News / Africa

Ethiopia Awaits Influx of Refugees from Sudan and South Sudan

Ethiopia Awaits Influx of Refugees from Sudan and South Sudan
Ethiopia Awaits Influx of Refugees from Sudan and South Sudan
Joe DeCapua

Humanitarian agencies are preparing for an influx of refugees into Ethiopia from both Sudan and South Sudan. Civilians, mostly women and children, are fleeing fighting and violence in border areas.

Fighting continues in Sudan’s Blue Nile State between government forces and the rebel SPLA North Sector. While in South Sudan’s Jonglei State, ethnic violence stemming from cattle raids has left hundreds dead.

The U.N. refugee agency or UNHCR is coordinating relief efforts with the International Organization for Migration and the Ethiopian Relief and Rehabilitation Commission.

“There are expectations that a number of people fleeing the fighting will likely arrive in Ethiopia just as we have had cases, particularly between August and September last year when we had quite a number of people coming from Blue Nile State,” said Josiah Oginah, IOM’s chief of mission in Ethiopia.

Getting ready

It is unclear how many refugees will actually arrive in Ethiopia, but humanitarian agencies are planning for as many as 50,000.

“The number cannot be determined. It depends on who actually crosses the border. Sometimes those who cross the border may not necessarily be wanting to come into the refugee camps because some of them are people who also have some relations within the border area. So they may identify some relations that they would like to stay with host communities. So, determining the number is not easy,” he said.

The International Organization for Migration currently has an office in Assosa, in the Benishangul-Gumuz region of Ethiopia. It handled many of the refugees who arrived late last year. However, the new influx is expected further south in the Gambela region.

Local groups have been contracted to shuttle the refugees to three camps: Tongo, Sherkole and Adamazine. All are located far from the border. It’s estimated there are 35,000 refugees from Blue Nile State currently in Ethiopia, most of them in the camps.

The IOM’s Oginah said the new arrivals appear to be fairly healthy overall.

“(The) majority of the people who arrive (a) significant number are women and children. I would say that some of them look tired because of the distances they have covered, but they’re not in any bad health, nutrition conditions at all. They are just basically people who have been semi traumatized by having run away from hostilities. But health wise I think the majority of them are in reasonable shape,” he said.

The IOM saids more funding is needed to help the refugees. It’s appealed for one million dollars. It’s received $300,000 from the UNHCR in response to that appeal.

Meanwhile, in South Sudan’s Jonglei State, a four truck IOM convoy is carrying emergency non-food items to the town of Pibor. The aid includes plastic sheeting, jerry cans, kitchen utensils, blankets and soap. It’s being delivered to about 7,500 people displaced by recent ethnic fighting between the Lou Nuer (LO NUR) and the Murle.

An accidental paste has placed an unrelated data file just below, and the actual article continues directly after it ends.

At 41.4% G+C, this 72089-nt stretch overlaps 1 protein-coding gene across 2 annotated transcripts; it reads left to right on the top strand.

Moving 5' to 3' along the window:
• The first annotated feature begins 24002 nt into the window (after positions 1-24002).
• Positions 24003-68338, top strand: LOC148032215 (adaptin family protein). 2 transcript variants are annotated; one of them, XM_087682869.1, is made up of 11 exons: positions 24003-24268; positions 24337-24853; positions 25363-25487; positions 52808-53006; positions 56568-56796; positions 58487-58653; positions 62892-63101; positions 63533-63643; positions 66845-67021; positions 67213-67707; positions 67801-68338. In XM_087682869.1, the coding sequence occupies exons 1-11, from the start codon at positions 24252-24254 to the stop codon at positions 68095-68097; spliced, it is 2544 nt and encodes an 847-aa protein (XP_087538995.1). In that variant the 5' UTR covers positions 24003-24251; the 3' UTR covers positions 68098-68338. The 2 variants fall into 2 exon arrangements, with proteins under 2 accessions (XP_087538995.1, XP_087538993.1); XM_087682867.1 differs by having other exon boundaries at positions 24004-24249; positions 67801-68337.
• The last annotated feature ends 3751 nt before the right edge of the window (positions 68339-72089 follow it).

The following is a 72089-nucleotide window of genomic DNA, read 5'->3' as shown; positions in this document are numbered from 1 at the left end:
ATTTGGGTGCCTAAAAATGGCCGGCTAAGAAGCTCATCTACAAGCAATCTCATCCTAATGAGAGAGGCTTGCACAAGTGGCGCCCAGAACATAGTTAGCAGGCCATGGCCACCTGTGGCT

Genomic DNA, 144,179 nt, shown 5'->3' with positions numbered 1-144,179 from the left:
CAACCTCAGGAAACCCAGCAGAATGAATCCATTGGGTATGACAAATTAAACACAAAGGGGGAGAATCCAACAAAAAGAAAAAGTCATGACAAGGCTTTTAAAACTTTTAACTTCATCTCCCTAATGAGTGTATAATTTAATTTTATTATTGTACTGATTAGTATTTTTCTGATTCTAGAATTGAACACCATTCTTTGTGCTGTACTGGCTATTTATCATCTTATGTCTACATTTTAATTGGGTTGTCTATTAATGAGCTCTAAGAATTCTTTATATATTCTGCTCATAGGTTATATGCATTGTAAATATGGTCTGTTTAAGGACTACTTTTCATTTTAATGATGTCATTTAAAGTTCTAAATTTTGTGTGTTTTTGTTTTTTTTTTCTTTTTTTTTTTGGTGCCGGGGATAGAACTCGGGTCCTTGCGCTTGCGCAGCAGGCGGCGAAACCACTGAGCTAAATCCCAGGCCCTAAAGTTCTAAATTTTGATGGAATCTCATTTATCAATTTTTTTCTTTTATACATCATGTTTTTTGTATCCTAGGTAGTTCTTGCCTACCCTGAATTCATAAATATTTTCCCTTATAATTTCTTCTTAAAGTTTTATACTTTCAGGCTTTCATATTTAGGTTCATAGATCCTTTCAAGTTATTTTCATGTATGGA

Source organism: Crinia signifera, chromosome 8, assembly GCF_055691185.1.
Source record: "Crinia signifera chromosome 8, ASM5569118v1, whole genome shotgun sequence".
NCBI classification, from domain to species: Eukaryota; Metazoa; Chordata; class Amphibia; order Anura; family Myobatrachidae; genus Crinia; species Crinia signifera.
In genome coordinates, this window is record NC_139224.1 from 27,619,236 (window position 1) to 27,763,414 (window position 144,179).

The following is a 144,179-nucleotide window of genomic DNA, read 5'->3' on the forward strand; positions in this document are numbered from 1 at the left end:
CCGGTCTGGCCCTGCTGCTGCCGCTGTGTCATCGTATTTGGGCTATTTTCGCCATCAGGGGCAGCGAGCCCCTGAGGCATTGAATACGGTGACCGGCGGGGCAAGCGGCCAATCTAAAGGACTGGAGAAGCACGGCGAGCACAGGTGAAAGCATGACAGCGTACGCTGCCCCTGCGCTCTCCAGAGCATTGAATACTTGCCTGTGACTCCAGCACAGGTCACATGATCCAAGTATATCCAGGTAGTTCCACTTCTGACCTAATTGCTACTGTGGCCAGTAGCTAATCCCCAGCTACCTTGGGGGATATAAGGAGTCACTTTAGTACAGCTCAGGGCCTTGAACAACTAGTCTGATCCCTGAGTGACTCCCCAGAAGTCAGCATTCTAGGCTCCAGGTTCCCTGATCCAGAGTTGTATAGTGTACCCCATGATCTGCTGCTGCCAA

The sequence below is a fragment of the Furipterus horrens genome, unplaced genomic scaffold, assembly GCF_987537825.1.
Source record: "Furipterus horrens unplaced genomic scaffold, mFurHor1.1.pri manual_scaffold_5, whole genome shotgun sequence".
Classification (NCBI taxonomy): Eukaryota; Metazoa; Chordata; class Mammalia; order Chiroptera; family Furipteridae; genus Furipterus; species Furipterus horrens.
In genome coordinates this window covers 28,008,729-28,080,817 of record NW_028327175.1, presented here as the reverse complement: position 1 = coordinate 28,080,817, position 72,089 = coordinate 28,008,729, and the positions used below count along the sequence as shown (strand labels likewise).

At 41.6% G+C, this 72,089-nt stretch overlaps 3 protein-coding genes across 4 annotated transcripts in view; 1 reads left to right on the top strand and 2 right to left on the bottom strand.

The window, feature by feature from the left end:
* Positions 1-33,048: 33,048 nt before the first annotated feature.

You May Like

Video Positive Messaging Helps Revamp Ethiopia's Image

In country once connected with war, poverty, famine, headlines now focus on fast-growing economy, diplomatic reputation More

Russian Activist Thinks Kremlin Ordered Nemtsov's Death

Alexei Navalny says comments of Russian liberals who think government wasn't involved are 'nonsense.' More

Video Land Disputes Rise Amid Uganda Oil Boom

Investors appear to be cashing in by selling parcels of land to multiple buyers More

This forum has been closed.
Comments
     
There are no comments in this forum. Be first and add one

Featured Videos

Your JavaScript is turned off or you have an old version of Adobe's Flash Player. Get the latest Flash player.
Positive Messaging Transforms Ethiopia's Imagei
X
Marthe van der Wolf
March 03, 2015 9:03 PM
Ethiopia was once known for famine and droughts. Now, headlines more often point to its fast-growing economy and its emergence as a regional peacemaker. How has Addis Ababa changed the narrative? VOA's Marthe van der Wolf reports.
Video

Video Positive Messaging Transforms Ethiopia's Image

Ethiopia was once known for famine and droughts. Now, headlines more often point to its fast-growing economy and its emergence as a regional peacemaker. How has Addis Ababa changed the narrative? VOA's Marthe van der Wolf reports.
Video

Video Cyber War Rages Between Iran, US

A newly published report indicates Iran and the United States have increased their cyber attacks on each other, even as their top diplomats are working toward an agreement to guarantee Iran does not develop a nuclear weapon and to free Iran from international sanctions. The development is part of a growing global trend. VOA’s Al Pessin reports from London.
Video

Video Answers Elude Families of MH370 Passengers

For the families on board Malaysia Airlines flight MH370, an airline official’s statement nearly one year ago that the plane had lost contact with air traffic control at 2:40 AM is the only thing that remains confirmed. William Ide reports.